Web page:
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Thursday, May 10, 2007

Why Israel can't end the 'occupation'

I stumbled across this post through a Digg link (if someone can tell me how to get the Digg icons to set themselves up automatically - or better yet send html code - I would do them myself, but I spent a lot of time trying unsuccessfully to do it). This blog sounds like it comes from the 'sane left.' But his reasons for Israel remaining just where it is are dead on even if one only looks at the security situation:

What I do not understand about Lerner and other ‘pro-Israel’ people who are obsessed with ending the occupation, is what exactly they think Israel should do instead. I am willing to bet that if Israelis could push a button which would end the occupation of the West Bank without imperiling their lives or the existence of the state, a huge majority of them would push it in an eyeblink.

Boker tov [good morning], Michael: did you notice that Israel ended the occupation of Gaza? Did it reduce terrorism from there? Did it help the Palestinians who live there? Did it improve the security of the state of Israel?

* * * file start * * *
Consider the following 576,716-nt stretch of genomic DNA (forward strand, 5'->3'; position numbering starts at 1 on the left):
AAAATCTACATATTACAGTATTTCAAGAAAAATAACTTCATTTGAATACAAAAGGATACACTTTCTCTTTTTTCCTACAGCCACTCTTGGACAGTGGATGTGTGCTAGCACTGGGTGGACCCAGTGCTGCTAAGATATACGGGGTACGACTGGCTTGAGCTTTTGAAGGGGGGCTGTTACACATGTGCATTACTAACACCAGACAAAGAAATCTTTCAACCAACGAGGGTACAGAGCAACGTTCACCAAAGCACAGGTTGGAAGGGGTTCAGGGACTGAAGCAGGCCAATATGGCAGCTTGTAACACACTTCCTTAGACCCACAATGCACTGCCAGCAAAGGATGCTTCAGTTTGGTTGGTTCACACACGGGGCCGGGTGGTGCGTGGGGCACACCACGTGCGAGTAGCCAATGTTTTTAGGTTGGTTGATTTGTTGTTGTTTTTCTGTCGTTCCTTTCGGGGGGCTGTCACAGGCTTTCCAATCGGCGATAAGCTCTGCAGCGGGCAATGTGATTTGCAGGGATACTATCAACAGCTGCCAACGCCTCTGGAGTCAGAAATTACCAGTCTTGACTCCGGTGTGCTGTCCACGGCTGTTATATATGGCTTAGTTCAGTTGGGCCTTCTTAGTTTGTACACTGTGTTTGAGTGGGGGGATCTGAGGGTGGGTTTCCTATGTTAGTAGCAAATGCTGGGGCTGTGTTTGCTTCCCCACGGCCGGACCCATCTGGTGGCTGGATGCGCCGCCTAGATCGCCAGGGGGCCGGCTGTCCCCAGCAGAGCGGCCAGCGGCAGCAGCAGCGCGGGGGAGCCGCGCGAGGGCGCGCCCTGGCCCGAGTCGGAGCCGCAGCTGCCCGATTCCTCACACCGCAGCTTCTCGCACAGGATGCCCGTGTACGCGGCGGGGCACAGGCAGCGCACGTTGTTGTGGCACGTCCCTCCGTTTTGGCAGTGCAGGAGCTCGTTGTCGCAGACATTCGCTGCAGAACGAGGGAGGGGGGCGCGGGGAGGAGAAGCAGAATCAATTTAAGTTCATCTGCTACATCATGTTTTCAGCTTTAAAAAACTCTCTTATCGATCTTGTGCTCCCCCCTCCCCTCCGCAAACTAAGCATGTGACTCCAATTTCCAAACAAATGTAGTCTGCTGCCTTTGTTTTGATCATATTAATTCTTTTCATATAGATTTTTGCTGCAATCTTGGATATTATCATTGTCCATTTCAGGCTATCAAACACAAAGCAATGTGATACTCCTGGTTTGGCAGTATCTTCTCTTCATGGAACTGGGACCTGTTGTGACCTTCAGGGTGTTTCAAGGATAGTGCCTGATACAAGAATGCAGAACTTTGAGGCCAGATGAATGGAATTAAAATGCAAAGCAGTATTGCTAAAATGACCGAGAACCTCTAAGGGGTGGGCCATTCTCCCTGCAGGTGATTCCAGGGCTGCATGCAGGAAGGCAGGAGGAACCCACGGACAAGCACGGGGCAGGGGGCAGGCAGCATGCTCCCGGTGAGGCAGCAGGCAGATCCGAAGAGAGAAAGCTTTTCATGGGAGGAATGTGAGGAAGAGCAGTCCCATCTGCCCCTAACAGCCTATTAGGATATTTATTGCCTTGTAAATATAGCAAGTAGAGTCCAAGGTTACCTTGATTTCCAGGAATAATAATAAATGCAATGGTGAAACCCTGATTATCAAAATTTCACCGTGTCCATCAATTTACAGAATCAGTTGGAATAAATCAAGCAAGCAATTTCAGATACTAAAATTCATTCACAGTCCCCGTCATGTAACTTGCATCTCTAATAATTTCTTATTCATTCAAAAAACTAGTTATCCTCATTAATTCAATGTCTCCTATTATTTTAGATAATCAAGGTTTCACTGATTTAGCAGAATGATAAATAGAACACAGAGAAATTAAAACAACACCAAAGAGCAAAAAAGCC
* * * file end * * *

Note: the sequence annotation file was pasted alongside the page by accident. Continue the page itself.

Lerner and others would probably respond that the problem was that Israel can’t just pull out, there have to be negotiations, ‘coordination’ with the Palestinians, a solution of the refugee problem, etc.

Well, we weren’t able to do it in 2000, although we tried. It was an honest try, despite the fact that the Palestinians lied about it afterwards. And if you want to know why it didn’t work in 2000, see my previous post about Abbas and Camp David. If anything, Palestinian positions have hardened since then, with the advent of the Hamas-led government.

So Israel simply doesn’t have a choice today other than to maintain the occupation. The alternative is a terror infrastructure developing within minutes of Israel’s population centers and international airport, replete with tunnels, bunkers, anti-aircraft weapons, short-range ground-to-ground missiles, and incursions across the border to kill or kidnap Israelis.

I think that's a pretty accurate description of the situation.


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